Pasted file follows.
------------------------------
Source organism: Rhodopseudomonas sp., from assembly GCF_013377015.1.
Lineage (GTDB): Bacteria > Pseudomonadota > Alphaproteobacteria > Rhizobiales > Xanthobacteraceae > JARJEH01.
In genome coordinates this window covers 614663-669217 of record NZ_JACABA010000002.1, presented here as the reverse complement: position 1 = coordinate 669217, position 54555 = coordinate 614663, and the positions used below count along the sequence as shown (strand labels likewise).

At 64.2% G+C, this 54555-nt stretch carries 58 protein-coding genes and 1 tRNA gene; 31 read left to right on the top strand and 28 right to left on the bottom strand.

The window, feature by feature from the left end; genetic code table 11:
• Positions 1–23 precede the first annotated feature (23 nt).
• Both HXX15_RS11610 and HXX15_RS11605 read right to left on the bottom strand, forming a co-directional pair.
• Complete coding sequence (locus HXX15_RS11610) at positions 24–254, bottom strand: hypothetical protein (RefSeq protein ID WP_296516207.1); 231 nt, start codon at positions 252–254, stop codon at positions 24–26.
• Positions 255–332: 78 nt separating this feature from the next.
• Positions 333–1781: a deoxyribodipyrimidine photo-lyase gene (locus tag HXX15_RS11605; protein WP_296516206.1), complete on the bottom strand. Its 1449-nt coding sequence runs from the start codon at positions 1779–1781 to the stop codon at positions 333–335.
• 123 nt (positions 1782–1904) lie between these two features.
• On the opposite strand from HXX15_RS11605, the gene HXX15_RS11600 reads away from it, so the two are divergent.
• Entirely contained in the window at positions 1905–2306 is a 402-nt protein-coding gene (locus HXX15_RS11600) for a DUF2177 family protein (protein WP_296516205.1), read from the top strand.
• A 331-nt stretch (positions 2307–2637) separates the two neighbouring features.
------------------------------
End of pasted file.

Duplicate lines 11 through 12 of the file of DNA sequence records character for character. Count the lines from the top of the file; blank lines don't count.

• 123 nt (positions 1782–1904) lie between these two features.
• On the opposite strand from HXX15_RS11605, the gene HXX15_RS11600 reads away from it, so the two are divergent.